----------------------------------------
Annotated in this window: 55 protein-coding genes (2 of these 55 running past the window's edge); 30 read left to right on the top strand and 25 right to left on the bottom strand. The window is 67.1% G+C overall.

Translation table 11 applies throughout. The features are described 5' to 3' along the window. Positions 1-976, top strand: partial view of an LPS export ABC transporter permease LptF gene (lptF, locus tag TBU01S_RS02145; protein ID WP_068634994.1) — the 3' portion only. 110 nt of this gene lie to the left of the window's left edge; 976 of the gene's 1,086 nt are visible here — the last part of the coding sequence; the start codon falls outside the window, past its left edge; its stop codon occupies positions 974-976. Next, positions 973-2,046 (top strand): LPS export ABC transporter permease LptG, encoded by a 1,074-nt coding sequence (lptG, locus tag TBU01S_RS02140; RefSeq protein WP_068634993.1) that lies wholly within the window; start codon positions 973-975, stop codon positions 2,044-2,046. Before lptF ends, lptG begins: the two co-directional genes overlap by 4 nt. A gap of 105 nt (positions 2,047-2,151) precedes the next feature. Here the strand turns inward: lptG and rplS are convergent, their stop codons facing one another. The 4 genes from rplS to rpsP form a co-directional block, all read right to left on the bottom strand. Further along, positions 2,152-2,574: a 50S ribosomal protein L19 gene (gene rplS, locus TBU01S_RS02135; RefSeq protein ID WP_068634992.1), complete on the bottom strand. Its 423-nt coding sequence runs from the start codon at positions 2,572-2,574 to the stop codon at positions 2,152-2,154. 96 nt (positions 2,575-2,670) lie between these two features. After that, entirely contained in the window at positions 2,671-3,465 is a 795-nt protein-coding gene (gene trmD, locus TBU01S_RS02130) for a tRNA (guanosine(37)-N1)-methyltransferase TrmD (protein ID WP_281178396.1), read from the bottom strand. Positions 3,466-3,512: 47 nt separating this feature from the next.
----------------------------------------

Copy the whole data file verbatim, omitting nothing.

Annotated in this window: 55 protein-coding genes (2 of these 55 running past the window's edge); 30 read left to right on the top strand and 25 right to left on the bottom strand. The window is 67.1% G+C overall.

Translation table 11 applies throughout. The features are described 5' to 3' along the window. Positions 1-976, top strand: partial view of an LPS export ABC transporter permease LptF gene (lptF, locus tag TBU01S_RS02145; protein ID WP_068634994.1) — the 3' portion only. 110 nt of this gene lie to the left of the window's left edge; 976 of the gene's 1,086 nt are visible here — the last part of the coding sequence; the start codon falls outside the window, past its left edge; its stop codon occupies positions 974-976. Next, positions 973-2,046 (top strand): LPS export ABC transporter permease LptG, encoded by a 1,074-nt coding sequence (lptG, locus tag TBU01S_RS02140; RefSeq protein WP_068634993.1) that lies wholly within the window; start codon positions 973-975, stop codon positions 2,044-2,046. Before lptF ends, lptG begins: the two co-directional genes overlap by 4 nt. A gap of 105 nt (positions 2,047-2,151) precedes the next feature. Here the strand turns inward: lptG and rplS are convergent, their stop codons facing one another. The 4 genes from rplS to rpsP form a co-directional block, all read right to left on the bottom strand. Further along, positions 2,152-2,574: a 50S ribosomal protein L19 gene (gene rplS, locus TBU01S_RS02135; RefSeq protein ID WP_068634992.1), complete on the bottom strand. Its 423-nt coding sequence runs from the start codon at positions 2,572-2,574 to the stop codon at positions 2,152-2,154. 96 nt (positions 2,575-2,670) lie between these two features. After that, entirely contained in the window at positions 2,671-3,465 is a 795-nt protein-coding gene (gene trmD, locus TBU01S_RS02130) for a tRNA (guanosine(37)-N1)-methyltransferase TrmD (protein ID WP_281178396.1), read from the bottom strand. Positions 3,466-3,512: 47 nt separating this feature from the next.